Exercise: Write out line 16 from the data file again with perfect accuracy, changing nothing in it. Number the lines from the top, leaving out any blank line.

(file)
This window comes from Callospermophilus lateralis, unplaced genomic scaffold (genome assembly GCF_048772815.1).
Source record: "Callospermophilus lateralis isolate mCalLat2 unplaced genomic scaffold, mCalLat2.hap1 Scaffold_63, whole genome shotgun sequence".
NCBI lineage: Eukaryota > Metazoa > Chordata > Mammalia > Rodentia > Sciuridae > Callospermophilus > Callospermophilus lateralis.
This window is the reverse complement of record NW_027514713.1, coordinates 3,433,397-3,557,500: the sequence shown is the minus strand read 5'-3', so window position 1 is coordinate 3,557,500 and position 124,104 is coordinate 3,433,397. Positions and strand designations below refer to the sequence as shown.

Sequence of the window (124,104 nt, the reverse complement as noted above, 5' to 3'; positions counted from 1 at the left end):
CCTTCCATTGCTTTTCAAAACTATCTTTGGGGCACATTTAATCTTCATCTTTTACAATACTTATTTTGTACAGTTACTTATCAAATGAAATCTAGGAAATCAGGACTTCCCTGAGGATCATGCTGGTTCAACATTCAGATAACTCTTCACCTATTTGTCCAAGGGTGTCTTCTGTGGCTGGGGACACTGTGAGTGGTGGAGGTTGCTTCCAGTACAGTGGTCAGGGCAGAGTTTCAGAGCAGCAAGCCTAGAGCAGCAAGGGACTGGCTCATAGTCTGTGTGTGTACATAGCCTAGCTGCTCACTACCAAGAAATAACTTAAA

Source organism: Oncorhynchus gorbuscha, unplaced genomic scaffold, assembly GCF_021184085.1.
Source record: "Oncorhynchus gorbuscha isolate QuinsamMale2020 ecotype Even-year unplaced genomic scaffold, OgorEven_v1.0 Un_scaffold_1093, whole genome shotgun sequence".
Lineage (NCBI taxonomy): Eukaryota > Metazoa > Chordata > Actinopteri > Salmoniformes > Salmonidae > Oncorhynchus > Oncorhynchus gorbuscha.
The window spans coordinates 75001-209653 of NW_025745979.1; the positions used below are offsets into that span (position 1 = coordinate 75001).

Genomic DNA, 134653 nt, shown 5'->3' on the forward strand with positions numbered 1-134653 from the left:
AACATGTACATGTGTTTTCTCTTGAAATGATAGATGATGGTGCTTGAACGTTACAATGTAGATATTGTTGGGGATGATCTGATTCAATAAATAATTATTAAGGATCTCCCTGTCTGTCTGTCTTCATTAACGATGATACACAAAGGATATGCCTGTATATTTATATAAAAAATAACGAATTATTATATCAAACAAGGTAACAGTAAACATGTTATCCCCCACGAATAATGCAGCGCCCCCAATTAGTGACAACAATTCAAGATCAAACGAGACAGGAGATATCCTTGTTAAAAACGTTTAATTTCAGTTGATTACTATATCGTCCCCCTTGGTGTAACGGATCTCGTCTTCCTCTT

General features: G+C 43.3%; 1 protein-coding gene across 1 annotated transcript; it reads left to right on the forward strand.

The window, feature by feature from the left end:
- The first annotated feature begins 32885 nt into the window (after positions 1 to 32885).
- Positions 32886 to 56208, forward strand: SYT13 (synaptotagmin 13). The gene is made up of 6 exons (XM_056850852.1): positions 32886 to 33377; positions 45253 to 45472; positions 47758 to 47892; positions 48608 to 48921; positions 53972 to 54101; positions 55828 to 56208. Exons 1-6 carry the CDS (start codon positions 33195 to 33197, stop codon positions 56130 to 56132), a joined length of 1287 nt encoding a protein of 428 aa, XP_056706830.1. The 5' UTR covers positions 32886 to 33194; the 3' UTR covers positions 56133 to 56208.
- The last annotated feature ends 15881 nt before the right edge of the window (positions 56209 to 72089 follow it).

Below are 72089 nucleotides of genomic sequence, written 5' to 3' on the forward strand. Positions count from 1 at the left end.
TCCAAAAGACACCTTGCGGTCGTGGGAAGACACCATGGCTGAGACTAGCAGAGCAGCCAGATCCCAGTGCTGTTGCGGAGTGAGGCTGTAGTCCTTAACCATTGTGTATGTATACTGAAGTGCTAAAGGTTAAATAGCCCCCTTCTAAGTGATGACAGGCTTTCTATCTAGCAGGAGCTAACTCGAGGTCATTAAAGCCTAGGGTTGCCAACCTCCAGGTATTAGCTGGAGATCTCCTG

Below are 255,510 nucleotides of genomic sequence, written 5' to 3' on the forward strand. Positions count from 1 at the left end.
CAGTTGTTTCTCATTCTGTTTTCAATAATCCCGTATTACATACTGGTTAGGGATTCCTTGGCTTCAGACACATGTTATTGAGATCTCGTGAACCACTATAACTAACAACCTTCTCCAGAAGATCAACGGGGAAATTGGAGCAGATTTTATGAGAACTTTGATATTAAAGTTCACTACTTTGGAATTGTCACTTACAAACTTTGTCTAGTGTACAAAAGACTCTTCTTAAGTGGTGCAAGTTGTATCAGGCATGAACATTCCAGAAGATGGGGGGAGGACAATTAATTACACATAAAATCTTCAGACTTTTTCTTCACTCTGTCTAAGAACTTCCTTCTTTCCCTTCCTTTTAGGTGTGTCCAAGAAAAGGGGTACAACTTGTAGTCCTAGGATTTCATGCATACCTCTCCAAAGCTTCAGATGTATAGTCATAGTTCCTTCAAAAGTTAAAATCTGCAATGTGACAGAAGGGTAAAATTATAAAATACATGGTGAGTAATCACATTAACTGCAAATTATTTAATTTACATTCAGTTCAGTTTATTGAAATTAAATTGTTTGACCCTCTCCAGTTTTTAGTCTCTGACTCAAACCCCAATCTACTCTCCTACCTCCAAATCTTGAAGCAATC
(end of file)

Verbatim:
- Positions 32886 to 56208, forward strand: SYT13 (synaptotagmin 13). The gene is made up of 6 exons (XM_056850852.1): positions 32886 to 33377; positions 45253 to 45472; positions 47758 to 47892; positions 48608 to 48921; positions 53972 to 54101; positions 55828 to 56208. Exons 1-6 carry the CDS (start codon positions 33195 to 33197, stop codon positions 56130 to 56132), a joined length of 1287 nt encoding a protein of 428 aa, XP_056706830.1. The 5' UTR covers positions 32886 to 33194; the 3' UTR covers positions 56133 to 56208.